Third Time Not a Charm as Nonpartisan Analysis Finds Gov. Walker Breaks Campaign Pledge to Keep Policy Out of State Budget, Again

Walker Governs by Credo ‘Promises Are Made to Be Broken’

MADISON, Wis. — Cementing his reputation as a career politician willing to do or say anything to get elected, Gov. Scott Walker has produced a third straight state budget larded with policy which has no fiscal impact, despite as a candidate vowing to halt the practice.

According to One Wisconsin Now Executive Director Scot Ross, “A career politician who’s been running for elected office for a quarter century will have a made a lot of promises. But where Gov. Walker really distinguishes himself is with his willingness to do exactly the opposite of what he said he’d do as soon as the election is over. Governing by the credo ‘promises are made to be broken’ seems the only thing you can count on with this guy.”

In his 2010 campaign in which he was elected Governor, Walker’s website included this pledge:

Strip policy and pork projects from the state budget. The budget process should be about funding essential government services based on the taxpayers’ ability to pay. It should not be about horse trading for special interest groups or establishing talking points for the next campaign. Internet Archive

Yet, according to the nonpartisan Legislative Fiscal Bureau, the 2015 state budget as introduced by Walker contains 49 items “not closely related to the state’s fiscal program for the next biennium.” The Fiscal Bureau also noted as questionable for inclusion in a fiscal document Walker’s unconstitutional proposal on mandatory drug testing for the unemployed and others receiving state help; radical changes to the long-term care system widely opposed by advocates for the elderly and disabled; schemes to gut the governance model for the University of Wisconsin System; and spend a possible $488 million in state tax dollars to help construct a new arena for the Milwaukee Bucks.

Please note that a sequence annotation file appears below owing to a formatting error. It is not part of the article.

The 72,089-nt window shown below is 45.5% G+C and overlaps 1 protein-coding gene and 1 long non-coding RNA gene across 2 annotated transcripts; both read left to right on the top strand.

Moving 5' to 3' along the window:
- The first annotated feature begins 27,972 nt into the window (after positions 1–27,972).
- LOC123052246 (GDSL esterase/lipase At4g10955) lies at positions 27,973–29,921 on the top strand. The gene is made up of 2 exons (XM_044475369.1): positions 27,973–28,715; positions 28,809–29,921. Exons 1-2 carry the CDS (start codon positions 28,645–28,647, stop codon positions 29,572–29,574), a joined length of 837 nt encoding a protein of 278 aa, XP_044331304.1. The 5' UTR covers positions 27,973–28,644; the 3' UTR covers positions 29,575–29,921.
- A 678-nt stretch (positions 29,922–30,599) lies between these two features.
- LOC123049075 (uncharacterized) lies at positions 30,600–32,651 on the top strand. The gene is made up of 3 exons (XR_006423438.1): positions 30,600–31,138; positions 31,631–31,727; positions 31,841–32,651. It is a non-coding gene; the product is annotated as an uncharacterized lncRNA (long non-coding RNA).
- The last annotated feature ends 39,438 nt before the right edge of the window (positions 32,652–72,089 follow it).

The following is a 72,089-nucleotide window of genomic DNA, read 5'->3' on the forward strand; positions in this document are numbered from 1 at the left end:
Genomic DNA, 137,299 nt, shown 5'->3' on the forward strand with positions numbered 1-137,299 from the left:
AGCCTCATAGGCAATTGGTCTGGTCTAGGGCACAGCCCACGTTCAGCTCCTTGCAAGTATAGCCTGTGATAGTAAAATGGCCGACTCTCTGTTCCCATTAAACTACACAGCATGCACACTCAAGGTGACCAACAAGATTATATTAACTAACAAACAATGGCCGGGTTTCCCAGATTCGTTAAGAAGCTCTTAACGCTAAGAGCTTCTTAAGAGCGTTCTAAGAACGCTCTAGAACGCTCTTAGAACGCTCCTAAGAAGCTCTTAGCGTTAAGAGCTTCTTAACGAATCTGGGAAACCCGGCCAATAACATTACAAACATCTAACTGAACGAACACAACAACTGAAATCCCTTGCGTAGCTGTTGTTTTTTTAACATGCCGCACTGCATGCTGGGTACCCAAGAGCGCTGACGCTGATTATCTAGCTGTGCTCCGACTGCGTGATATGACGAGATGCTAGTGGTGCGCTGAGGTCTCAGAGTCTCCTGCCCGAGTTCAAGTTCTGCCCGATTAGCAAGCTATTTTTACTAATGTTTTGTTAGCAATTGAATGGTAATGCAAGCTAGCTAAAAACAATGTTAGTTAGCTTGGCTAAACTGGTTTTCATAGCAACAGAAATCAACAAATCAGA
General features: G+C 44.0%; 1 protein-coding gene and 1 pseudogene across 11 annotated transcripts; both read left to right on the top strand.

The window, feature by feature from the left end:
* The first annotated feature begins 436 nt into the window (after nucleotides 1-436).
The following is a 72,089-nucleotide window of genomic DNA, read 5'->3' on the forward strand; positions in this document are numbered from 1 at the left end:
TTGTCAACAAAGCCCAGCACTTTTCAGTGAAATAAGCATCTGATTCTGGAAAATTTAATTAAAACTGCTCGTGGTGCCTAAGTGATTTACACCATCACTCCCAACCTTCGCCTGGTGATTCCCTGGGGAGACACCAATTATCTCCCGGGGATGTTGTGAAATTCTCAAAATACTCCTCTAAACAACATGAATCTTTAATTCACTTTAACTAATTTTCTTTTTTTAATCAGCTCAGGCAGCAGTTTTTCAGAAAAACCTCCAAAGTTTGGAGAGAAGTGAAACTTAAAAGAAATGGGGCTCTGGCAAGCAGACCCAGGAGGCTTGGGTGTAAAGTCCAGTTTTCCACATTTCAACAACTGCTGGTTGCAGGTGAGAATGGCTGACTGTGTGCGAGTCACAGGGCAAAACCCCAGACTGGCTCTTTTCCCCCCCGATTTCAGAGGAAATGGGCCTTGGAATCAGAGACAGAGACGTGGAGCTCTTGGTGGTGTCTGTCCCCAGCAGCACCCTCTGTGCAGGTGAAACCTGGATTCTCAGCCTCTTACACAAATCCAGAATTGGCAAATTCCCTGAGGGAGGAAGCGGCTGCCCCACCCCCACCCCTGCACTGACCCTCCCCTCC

Walker’s post-2010 election campaign pledge budgets introduced in 2011 and 2013 were packed with over 100 items identified by the Legislative Fiscal Bureau as “non-fiscal policy.”

Besides violating for a third time his promise to keep policy out of the budget, Walker has gone back on high profile 2014 campaign pledges on women’s health care, worker rights and his commitment to serve his full term in office.

Ross also noted that Walker’s first term concluded with him failing spectacularly on the central promise of his 2010 campaign — to create 250,000 jobs over four years. In fact, Wisconsin under Walker has seen its have middle class shrink at an alarming rate while job creation and wage growth lags most of the nation and other Midwestern states.

“Gov. Walker’s repeated willingness to say anything to get himself elected and then go back on his word is bad enough, but the abysmal results of his policies and the harm he is willing to inflict in pursuit of his insatiable thirst for higher office for himself is simply appalling,” concluded Ross.

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